Table of Contents
Hepatitis Research and Treatment
Volume 2010, Article ID 205128, 10 pages
Review Article

Biliary Epithelial Apoptosis, Autophagy, and Senescence in Primary Biliary Cirrhosis

Department of Human Pathology, Kanazawa University Graduate School of Medicine, Kanazawa 920-8640, Japan

Received 28 August 2010; Accepted 5 October 2010

Academic Editor: Annarosa Floreani

Copyright © 2010 Motoko Sasaki and Yasuni Nakanuma. This is an open access article distributed under the Creative Commons Attribution License, which permits unrestricted use, distribution, and reproduction in any medium, provided the original work is properly cited.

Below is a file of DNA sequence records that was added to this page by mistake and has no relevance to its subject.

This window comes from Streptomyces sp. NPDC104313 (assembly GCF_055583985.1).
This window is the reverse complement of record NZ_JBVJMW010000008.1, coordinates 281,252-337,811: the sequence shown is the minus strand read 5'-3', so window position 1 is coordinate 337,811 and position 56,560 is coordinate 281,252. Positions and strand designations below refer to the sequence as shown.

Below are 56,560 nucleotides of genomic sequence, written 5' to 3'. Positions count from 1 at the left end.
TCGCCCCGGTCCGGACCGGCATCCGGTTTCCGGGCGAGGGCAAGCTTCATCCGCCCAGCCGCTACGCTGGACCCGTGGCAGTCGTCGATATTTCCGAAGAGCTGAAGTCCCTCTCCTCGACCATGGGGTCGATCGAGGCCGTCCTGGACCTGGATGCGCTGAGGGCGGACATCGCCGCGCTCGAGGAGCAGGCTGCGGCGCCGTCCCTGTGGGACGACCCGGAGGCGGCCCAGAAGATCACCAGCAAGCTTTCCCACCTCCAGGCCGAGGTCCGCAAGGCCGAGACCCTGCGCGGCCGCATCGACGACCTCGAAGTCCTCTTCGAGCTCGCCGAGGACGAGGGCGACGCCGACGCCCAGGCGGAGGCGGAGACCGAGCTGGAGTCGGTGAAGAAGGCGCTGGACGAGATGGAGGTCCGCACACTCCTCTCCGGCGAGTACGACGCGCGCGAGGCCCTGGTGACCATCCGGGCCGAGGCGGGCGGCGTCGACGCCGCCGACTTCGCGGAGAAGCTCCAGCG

Primary biliary cirrhosis (PBC) is a chronic cholestatic liver disease characterized serologically by the high prevalence of anti-mitochondrial autoantibodies (AMAs) and histologically by the cholangitis of small bile ducts, eventually followed by extensive loss of the small bile duct. An autoimmune pathogenesis is suggested by clinical and experimental studies, but there remain issues regarding the etiology, the significance of AMAs in the pathogenesis of bile duct lesions, and so on. The unique properties of apoptosis in biliary epithelial cells (BECs), in which there is exposure of autoantigen to the effectors of the immune system, are proposed to be a cause of bile duct lesions in PBC. Recent progress disclosed that cellular senescence and autophagy are involved in bile duct lesions in PBC. Senescent BECs may modulate the periductal microenvironment by expressing senescence-associated secretory phenotypes, including various chemokines, and contribute to the pathogenesis of bile duct lesions in PBC.